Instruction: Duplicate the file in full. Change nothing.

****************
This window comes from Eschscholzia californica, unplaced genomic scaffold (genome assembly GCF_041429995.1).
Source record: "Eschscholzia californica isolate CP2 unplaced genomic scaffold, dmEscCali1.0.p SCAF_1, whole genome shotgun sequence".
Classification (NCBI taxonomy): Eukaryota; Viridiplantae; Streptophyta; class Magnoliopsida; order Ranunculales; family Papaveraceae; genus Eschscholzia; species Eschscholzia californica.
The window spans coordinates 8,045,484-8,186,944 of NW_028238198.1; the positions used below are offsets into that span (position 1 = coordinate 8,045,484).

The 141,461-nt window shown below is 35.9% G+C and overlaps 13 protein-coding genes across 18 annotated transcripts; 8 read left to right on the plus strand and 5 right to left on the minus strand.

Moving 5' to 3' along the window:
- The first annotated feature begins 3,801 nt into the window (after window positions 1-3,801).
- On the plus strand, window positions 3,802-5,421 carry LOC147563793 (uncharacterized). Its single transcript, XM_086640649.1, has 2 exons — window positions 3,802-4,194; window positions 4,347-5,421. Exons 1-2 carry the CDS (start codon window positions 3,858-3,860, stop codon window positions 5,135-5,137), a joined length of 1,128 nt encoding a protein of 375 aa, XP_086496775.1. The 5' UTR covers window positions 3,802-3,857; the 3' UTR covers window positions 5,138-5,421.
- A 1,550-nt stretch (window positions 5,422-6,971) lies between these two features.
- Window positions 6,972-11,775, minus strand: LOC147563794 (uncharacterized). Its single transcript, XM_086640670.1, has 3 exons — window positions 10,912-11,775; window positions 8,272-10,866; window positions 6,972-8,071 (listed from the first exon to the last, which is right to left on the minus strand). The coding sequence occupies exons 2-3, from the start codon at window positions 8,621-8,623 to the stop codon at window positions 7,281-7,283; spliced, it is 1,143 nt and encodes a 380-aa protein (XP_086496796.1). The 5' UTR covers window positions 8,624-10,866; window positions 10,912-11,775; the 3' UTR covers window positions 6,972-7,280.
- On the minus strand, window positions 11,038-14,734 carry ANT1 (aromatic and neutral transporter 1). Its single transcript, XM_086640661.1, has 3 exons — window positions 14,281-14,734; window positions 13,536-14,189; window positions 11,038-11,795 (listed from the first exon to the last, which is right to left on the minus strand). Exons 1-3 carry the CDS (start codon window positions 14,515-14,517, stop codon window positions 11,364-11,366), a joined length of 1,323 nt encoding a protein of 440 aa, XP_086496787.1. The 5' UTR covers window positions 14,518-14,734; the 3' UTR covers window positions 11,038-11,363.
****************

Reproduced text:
This window comes from Eschscholzia californica, unplaced genomic scaffold (genome assembly GCF_041429995.1).
Source record: "Eschscholzia californica isolate CP2 unplaced genomic scaffold, dmEscCali1.0.p SCAF_1, whole genome shotgun sequence".
Classification (NCBI taxonomy): Eukaryota; Viridiplantae; Streptophyta; class Magnoliopsida; order Ranunculales; family Papaveraceae; genus Eschscholzia; species Eschscholzia californica.
The window spans coordinates 8,045,484-8,186,944 of NW_028238198.1; the positions used below are offsets into that span (position 1 = coordinate 8,045,484).

The 141,461-nt window shown below is 35.9% G+C and overlaps 13 protein-coding genes across 18 annotated transcripts; 8 read left to right on the plus strand and 5 right to left on the minus strand.

Moving 5' to 3' along the window:
- The first annotated feature begins 3,801 nt into the window (after window positions 1-3,801).
- On the plus strand, window positions 3,802-5,421 carry LOC147563793 (uncharacterized). Its single transcript, XM_086640649.1, has 2 exons — window positions 3,802-4,194; window positions 4,347-5,421. Exons 1-2 carry the CDS (start codon window positions 3,858-3,860, stop codon window positions 5,135-5,137), a joined length of 1,128 nt encoding a protein of 375 aa, XP_086496775.1. The 5' UTR covers window positions 3,802-3,857; the 3' UTR covers window positions 5,138-5,421.
- A 1,550-nt stretch (window positions 5,422-6,971) lies between these two features.
- Window positions 6,972-11,775, minus strand: LOC147563794 (uncharacterized). Its single transcript, XM_086640670.1, has 3 exons — window positions 10,912-11,775; window positions 8,272-10,866; window positions 6,972-8,071 (listed from the first exon to the last, which is right to left on the minus strand). The coding sequence occupies exons 2-3, from the start codon at window positions 8,621-8,623 to the stop codon at window positions 7,281-7,283; spliced, it is 1,143 nt and encodes a 380-aa protein (XP_086496796.1). The 5' UTR covers window positions 8,624-10,866; window positions 10,912-11,775; the 3' UTR covers window positions 6,972-7,280.
- On the minus strand, window positions 11,038-14,734 carry ANT1 (aromatic and neutral transporter 1). Its single transcript, XM_086640661.1, has 3 exons — window positions 14,281-14,734; window positions 13,536-14,189; window positions 11,038-11,795 (listed from the first exon to the last, which is right to left on the minus strand). Exons 1-3 carry the CDS (start codon window positions 14,515-14,517, stop codon window positions 11,364-11,366), a joined length of 1,323 nt encoding a protein of 440 aa, XP_086496787.1. The 5' UTR covers window positions 14,518-14,734; the 3' UTR covers window positions 11,038-11,363.